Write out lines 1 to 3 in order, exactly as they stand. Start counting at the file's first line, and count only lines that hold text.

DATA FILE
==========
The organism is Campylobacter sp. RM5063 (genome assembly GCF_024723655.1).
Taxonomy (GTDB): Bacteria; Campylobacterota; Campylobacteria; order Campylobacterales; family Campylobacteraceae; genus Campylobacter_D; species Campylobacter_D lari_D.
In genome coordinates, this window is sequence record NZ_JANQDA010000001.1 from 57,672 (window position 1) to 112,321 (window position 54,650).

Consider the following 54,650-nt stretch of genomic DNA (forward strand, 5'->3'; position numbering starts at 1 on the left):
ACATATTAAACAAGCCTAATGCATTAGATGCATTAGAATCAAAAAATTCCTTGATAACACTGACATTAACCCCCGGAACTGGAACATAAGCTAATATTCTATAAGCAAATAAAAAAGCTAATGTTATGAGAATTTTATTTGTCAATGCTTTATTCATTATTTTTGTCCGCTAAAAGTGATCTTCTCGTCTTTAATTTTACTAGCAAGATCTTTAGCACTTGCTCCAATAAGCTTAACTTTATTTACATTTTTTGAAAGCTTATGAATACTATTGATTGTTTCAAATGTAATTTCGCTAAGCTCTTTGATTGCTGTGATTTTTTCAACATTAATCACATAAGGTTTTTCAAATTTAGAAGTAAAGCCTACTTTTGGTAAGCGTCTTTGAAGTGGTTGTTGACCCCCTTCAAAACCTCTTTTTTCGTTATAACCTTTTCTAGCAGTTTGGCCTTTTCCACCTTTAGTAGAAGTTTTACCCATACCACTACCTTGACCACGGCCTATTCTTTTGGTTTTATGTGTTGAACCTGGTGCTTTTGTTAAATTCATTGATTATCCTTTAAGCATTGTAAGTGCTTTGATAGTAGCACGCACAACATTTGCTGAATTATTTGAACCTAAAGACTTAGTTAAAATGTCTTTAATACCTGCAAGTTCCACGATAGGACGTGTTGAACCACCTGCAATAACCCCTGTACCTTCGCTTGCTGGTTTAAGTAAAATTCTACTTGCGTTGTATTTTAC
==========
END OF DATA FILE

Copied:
The organism is Campylobacter sp. RM5063 (genome assembly GCF_024723655.1).
Taxonomy (GTDB): Bacteria; Campylobacterota; Campylobacteria; order Campylobacterales; family Campylobacteraceae; genus Campylobacter_D; species Campylobacter_D lari_D.
In genome coordinates, this window is sequence record NZ_JANQDA010000001.1 from 57,672 (window position 1) to 112,321 (window position 54,650).